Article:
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What is that called? I might do that and if reversed I can reverse it.
Thanks,
MC
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miamicuse wrote:

http://www.homedepot.com/prel80/HDUS/EN_US/diy_main/pg_diy.jsp?BV_SessionID=@@@@0613862977.1132852986@@@@&BV_EngineIDceaddgflfiddicgelceffdfgidgml.0&CNTTYPE=PROD_META&CNTKEY=storehome/pg_storehome.jsp&MID76&pos=n01
If that link doesn't work, it's described as a
"Gardner Bender 3-Wire Circuit Analyzer
Model GRT-500A Price: $4.95/ea"
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CJT wrote:

http://www.homedepot.com/prel80/HDUS/EN_US/diy_main/pg_diy.jsp?BV_SessionID=@@@@0613862977.1132852986@@@@&BV_EngineIDceaddgflfiddicgelceffdfgidgml.0&CNTTYPE=PROD_META&CNTKEY=storehome/pg_storehome.jsp&MID76&pos=n01

While you're there, you might consider also getting one of these and installing it:
http://www.cablesnmor.com/f-ground-block.html
I couldn't find it on the HD/Lowes sites, but I'm pretty sure they have them in the stores.
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Use a voltmeter to find where its from. Dont use the bad unit or call the cable co if its from their end. Let us know what you find.
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On Wed, 23 Nov 2005 22:51:52 -0500, "miamicuse"

In the past I have felt voltage when connecting my cable. There would be a noticeable voltage between the cable shields (you'd feel it if holding a splitter while screwing the cable on). This problem seems to have gone away since the cable company (Cox now) replaced the coax and added a ground block.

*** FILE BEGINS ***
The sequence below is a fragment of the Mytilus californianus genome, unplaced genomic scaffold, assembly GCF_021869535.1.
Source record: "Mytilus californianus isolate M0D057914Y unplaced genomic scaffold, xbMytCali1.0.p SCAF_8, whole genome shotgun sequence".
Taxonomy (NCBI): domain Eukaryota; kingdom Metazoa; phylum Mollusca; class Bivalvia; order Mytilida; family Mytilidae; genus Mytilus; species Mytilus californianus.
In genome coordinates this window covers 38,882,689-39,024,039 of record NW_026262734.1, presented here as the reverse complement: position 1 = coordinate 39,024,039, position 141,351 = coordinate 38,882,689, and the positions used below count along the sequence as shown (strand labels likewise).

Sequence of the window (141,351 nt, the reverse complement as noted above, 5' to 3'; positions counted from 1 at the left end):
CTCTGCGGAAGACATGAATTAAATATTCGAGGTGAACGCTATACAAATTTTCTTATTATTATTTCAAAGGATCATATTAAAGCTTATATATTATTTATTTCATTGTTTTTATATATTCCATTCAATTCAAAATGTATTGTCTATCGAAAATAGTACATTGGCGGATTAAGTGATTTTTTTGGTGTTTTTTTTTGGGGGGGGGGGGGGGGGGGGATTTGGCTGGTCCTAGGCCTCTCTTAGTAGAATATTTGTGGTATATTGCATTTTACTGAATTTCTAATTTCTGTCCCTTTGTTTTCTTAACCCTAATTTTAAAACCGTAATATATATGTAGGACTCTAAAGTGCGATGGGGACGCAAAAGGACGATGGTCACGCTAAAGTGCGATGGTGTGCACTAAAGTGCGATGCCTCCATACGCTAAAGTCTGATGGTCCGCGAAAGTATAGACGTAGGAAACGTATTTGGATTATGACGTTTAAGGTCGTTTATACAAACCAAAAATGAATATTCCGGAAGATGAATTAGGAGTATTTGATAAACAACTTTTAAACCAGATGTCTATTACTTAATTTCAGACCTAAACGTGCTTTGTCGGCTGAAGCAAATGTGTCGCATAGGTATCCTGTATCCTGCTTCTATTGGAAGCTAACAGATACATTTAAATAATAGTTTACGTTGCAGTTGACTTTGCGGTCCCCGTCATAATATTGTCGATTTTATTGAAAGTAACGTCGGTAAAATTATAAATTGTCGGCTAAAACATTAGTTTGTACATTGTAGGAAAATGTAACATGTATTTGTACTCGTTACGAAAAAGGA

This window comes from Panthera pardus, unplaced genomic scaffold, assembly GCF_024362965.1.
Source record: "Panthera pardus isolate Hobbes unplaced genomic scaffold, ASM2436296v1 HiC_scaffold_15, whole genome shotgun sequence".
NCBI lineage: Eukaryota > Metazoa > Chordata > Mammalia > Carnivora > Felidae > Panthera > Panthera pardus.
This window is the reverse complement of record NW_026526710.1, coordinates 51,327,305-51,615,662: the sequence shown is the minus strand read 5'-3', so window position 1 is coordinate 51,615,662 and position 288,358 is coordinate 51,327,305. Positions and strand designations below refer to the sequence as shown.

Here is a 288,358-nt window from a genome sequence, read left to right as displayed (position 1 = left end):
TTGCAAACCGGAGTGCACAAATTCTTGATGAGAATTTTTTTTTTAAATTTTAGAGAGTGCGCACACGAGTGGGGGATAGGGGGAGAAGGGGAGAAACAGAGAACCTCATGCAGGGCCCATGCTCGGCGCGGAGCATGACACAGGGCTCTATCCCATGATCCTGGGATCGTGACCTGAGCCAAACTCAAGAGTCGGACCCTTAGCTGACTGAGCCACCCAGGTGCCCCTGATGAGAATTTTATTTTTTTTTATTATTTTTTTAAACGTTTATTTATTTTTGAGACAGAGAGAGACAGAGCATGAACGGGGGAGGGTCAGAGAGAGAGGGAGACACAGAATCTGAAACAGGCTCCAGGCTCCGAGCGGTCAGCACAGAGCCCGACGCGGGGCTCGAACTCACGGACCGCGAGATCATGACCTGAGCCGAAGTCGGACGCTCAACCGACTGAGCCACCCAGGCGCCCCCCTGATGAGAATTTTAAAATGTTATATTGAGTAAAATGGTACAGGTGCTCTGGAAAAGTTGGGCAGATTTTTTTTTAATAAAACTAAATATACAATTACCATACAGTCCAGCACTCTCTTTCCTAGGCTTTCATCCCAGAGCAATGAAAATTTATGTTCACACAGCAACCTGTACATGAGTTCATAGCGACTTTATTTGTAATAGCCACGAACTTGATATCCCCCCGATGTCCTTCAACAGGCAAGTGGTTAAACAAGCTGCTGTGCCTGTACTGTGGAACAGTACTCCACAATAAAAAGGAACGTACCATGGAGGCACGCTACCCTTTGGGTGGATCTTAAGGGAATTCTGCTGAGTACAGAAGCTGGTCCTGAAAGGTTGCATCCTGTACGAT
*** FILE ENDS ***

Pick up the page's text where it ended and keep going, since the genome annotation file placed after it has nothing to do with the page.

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wrote:

the
know
don't
the
at
they
attic
TV
If the problem is with the cable company end, wouldn't I have the same problem when I am connecting the splitter with the other three TV cables? I only experienced this problem when I tried to screw on the very last cable connector.
MC
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On Wed, 23 Nov 2005 22:51:52 -0500, "miamicuse"

In this case, it was low voltage, but you'd better damn well get out of the habit of using two hands to test voltage. If you want to do this again use only one hand, and probably the most you'll get is a burn.
If you use two hands and it's a substantial voltage AC or DC, you're running the current right though your heart. That's one way people get killed by electicity.
if there wasn't supposed to be any voltage there and there is, there' little reason to assume it will be low voltage, since it's not supposed to be there in the first place.
You actually specifiy that you used your left and for one and your right hand for the other. You would have felt it with just one hand. Why risk your life?
Better yet, get a meter.

Remove NOPSAM to email me. Please let me know if you have posted also.
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mm wrote:

You are probably feeling the normal small amount of leakage current from the VCR flowing to the grounded CATV line.
If it was a small tingle and didn't knock you on your butt, its normal.
Mark
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But don't hold unknown coax in your mouth.

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Actually, it's not unusual to find small currents in coax. Most signal amplifiers in fact, use the coax to power the amplifier so the amp can be placed close to the antenna and the power supply at the equipment. It's also subject to fantom voltages, just as power wiring is. Try putting any light bulb (a nightlight is easy to use) across the voltage: If the voltage goes away, it's phantom power. If the voltage doesn't completely go away, then it bears looking into a little more. My bet is it'll go away completely.